Stocks Tumble, Ruble Passes 25

ReutersA trader watching stock price movements at Alfa Bank's investment banking section in Moscow on Wednesday.
The ruble fell by as much as nearly 2 percent against the dollar on Wednesday, while Russia's RTS Index dropped 4.3 percent, pummeled by low oil prices, a tightening market and geopolitical concerns over Russia's rift with the West over Georgia.

In late-morning trade, the ruble dropped past the landmark 25 against the dollar, falling as low as 25.27 after closing on Tuesday at 24.77. During the course of the day the ruble began to regain ground, stabilizing at about 25.15.

The more liquid, ruble-denominated MICEX dropped 3.2 percent to end the day at 1,324.99 points. The dollar-denominated RTS Index fell to close at 1,589.19, nearly at a 23-month low.

The dollar also made headway on European markets pushing the euro to a seven-month low against the dollar.

In addition to already high geopolitical tensions, investors and analysts pointed to decreasing oil prices, the rising dollar and a tight market in Russia as the primary causes for the ruble's drop Wednesday.

In early afternoon in Kiev, President Viktor Yushchenko pulled his party out of Ukraine's two-party ruling coalition with the party of Prime Minister Yulia Tymoshenko, who has refused to condemn Russian military actions in Georgia. Yushchenko said he might hold snap parliamentary elections as soon as a month from now.

Geopolitics was also on investors' minds as U.S. Vice President Dick Cheney arrived in Azerbaijan on Wednesday on a tour that will also take him to Georgia and Ukraine later in the week. In Baku, Cheney held talks with Azeri President Ilham Aliyev and Western oil majors BP and Chevron, both of whom have strong interests in the Caspian region, and promoted new energy supply routes as alternatives to Russia-controlled pipelines.

Eugene Belin, managing director of fixed income at Citibank in Moscow, said the ruble's fall should be attributed to the strengthening dollar and declining oil prices.

"Oil has fallen quite sharply and people may well be thinking that it will continue to fall," Belin said.

The dollar began rebounding earlier this week as oil fields in the Gulf of Mexico escaped major damage from Hurricane Gustav, pushing oil prices down. In Moscow, the Energy Ministry's announcement of lower-than-expected oil output for August drove Russian energy stocks down even further.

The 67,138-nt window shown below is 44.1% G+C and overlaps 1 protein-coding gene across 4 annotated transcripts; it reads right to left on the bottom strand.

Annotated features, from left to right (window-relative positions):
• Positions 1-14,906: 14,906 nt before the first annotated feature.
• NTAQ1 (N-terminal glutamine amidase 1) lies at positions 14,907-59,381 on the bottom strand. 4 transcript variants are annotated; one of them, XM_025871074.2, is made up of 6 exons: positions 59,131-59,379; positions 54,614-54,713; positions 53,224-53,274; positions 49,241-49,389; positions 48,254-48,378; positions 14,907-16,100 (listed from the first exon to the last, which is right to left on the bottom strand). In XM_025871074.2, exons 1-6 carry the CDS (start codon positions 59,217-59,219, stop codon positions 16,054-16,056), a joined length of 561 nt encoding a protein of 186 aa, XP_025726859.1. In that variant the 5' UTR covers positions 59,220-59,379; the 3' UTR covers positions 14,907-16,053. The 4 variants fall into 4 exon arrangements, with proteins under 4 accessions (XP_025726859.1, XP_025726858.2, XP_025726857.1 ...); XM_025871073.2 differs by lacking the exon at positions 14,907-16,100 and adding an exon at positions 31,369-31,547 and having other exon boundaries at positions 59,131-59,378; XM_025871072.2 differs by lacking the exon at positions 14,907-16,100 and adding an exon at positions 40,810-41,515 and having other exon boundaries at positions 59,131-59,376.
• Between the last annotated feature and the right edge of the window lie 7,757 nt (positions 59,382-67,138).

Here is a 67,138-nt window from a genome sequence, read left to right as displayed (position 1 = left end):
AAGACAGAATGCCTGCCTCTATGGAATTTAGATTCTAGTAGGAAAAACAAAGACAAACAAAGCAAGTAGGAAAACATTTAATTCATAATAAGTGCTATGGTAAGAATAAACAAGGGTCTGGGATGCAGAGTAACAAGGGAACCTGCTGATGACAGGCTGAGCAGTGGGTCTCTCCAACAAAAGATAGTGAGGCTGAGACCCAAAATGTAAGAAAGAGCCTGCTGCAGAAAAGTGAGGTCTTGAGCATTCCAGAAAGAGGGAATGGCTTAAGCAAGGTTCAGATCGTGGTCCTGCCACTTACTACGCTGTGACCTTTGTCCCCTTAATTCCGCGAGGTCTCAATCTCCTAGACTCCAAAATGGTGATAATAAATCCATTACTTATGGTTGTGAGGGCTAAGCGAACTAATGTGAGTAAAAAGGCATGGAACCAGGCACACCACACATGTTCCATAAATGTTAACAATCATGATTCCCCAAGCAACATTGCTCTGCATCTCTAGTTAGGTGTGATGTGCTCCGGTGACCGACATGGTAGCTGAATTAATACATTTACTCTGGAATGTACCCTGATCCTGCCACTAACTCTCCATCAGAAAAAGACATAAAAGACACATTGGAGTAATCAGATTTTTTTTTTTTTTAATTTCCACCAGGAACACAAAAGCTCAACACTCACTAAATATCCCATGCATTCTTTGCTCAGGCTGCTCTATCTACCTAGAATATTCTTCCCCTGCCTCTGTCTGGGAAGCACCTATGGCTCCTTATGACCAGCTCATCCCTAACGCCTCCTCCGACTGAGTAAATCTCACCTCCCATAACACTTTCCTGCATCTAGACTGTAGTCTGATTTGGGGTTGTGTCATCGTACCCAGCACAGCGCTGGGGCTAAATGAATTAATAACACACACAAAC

All of Russia's energy majors suffered losses on the MICEX on Wednesday, with Gazprom falling 4.2 percent, LUKoil 3.6 percent and Rosneft 2.8 percent.

Russian banking stocks also fell, after enjoying a boost on Tuesday because of the decline in crude oil prices. VTB lost 3.52 percent and Sberbank dropped by 2.8 percent.

One exception was the regional lender Vozrozhdeniye, which rose 3 percent and enjoyed its fifth consecutive day of gains.

Marina Vlasenko, a senior credit analyst at Commerzbank, said Wednesday's stocks performance was the result of "aggressive speculation on the market," citing the dollar-denominated RTS Index's drop Wednesday.

"Today [there] was a speculative movement downward on the RTS after several days of recovery," she said. "The market is not very liquid, which is why it's very volatile."

Belin of Citibank noted that the Central Bank had let the ruble fluctuate through the day unchecked.

"We are seeing unprecedented volatility in the ruble and the Central Bank did not seem to be intervening on any level, or in any case, not on the level people were expecting," Belin said.

Vlasenko, of Commerzbank, said that in a period of such market volatility, it made sense for the Central Bank not to try to artificially prop up the ruble.

"I think when such sharp movements are happening on the market, [the Central Bank] has decided there's no use spending the reserves for intervention," she said. "Even movements of 10 kopeks are dramatic for the currency market, and today we saw a 30 kopek move."